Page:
A new production based on the award-winning novel by Max Porter, directed by Enda Walsh and starring Cillian Murphy, Grief is the Thing with Feathers is a moving story of a widower and his young sons which becomes a profound meditation on love, loss and living.
This production sees acclaimed writer/director Enda Walsh reunited with actor Cillian Murphy following the huge success of their past collaborations: Disco Pigs, Ballyturk and Misterman.
Once upon a time there was a crow who wanted nothing more than to care for a pair of motherless children…
In a London flat, two young boys face the unbearable sadness of their mother’s sudden death. Their father imagines a future of well-meaning visitors and emptiness. In this moment of despair they are visited by Crow – antagonist, trickster, healer, babysitter. This sentimental bird is drawn to the grieving family and threatens to stay until they no longer need him.
The production will tour in 2019.
“It’s a real honour to be asked to bring Max Porter’s singular and wonderful book, Grief Is the Thing with Feathers, to the stage by Complicité – a great company whose work always inspires. Myself and my collaborators will be reunited with our friend Cillian Murphy who worked with us on Misterman and Ballyturk. It’s thrilling to be premièring this new work in Ireland next spring.”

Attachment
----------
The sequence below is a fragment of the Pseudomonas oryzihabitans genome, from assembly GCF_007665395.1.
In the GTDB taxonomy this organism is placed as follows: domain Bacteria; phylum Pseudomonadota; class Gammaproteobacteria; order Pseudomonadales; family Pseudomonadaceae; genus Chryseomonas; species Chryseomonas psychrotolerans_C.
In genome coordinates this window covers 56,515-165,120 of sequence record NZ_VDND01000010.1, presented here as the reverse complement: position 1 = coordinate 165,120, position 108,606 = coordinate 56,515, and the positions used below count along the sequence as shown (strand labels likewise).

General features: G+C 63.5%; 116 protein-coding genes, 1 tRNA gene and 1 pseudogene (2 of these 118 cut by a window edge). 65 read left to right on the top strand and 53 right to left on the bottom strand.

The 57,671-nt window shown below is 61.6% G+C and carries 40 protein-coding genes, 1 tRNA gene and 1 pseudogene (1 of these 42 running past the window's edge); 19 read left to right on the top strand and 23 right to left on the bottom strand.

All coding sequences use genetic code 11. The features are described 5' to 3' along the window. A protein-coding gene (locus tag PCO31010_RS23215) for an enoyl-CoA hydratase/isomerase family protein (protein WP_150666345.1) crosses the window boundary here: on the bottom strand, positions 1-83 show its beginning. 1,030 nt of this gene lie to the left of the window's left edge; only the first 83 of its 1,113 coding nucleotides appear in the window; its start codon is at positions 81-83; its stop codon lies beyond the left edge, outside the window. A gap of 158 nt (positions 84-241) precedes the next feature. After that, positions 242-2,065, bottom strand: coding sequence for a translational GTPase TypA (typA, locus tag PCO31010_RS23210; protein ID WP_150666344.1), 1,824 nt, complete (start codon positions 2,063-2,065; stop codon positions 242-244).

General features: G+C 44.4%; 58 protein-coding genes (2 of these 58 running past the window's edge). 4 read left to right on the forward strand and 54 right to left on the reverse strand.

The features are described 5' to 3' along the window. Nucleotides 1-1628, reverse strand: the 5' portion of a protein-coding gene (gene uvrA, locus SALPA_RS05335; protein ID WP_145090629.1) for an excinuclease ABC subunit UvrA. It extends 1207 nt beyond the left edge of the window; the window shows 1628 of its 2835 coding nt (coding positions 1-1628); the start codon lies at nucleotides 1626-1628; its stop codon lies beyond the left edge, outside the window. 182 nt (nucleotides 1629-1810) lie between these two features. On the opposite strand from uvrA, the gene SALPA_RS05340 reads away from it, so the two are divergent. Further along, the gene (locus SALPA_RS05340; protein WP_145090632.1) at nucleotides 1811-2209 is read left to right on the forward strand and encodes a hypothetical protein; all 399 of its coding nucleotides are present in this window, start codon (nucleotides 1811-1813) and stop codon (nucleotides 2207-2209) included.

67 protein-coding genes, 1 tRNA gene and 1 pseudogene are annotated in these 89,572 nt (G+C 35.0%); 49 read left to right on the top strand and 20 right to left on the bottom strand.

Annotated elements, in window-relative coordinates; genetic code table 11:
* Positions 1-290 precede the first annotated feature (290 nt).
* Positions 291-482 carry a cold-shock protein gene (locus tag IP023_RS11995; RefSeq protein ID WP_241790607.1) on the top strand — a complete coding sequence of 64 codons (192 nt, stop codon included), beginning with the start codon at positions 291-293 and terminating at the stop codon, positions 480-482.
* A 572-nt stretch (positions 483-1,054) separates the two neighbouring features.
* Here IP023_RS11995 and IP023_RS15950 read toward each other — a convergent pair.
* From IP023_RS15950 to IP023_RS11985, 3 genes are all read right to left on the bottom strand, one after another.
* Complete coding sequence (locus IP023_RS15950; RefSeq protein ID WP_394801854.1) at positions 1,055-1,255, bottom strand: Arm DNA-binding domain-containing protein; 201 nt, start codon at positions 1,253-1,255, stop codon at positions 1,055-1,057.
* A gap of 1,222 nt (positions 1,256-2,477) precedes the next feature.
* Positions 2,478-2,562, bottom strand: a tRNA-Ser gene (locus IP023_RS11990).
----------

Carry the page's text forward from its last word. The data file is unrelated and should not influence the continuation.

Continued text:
“Couldn’t be any more excited about the prospect of making this piece of work…. Grief is the Thing with Feathers truly broke my heart when I first read it and it will be a privilege to bring it to life on stage in Ireland. Complicité’s work on stage has inspired me for many years, and it is always a joy to get in a room with my most trusted collaborator and friend Enda Walsh.”
“I cannot think of a company I would rather see adapting Grief is The Thing With Feathers for stage than Complicité. I am humbled and thrilled that this most influential, restless and dynamic company will transform my book into live theatre. Enda Walsh and Cillian Murphy are a phenomenal creative partnership. I have seen with my own eyes the magic of their collaborative practice. The way they think and speak about my text, about family and poetry, about humans and birds, gives me total faith in this production.”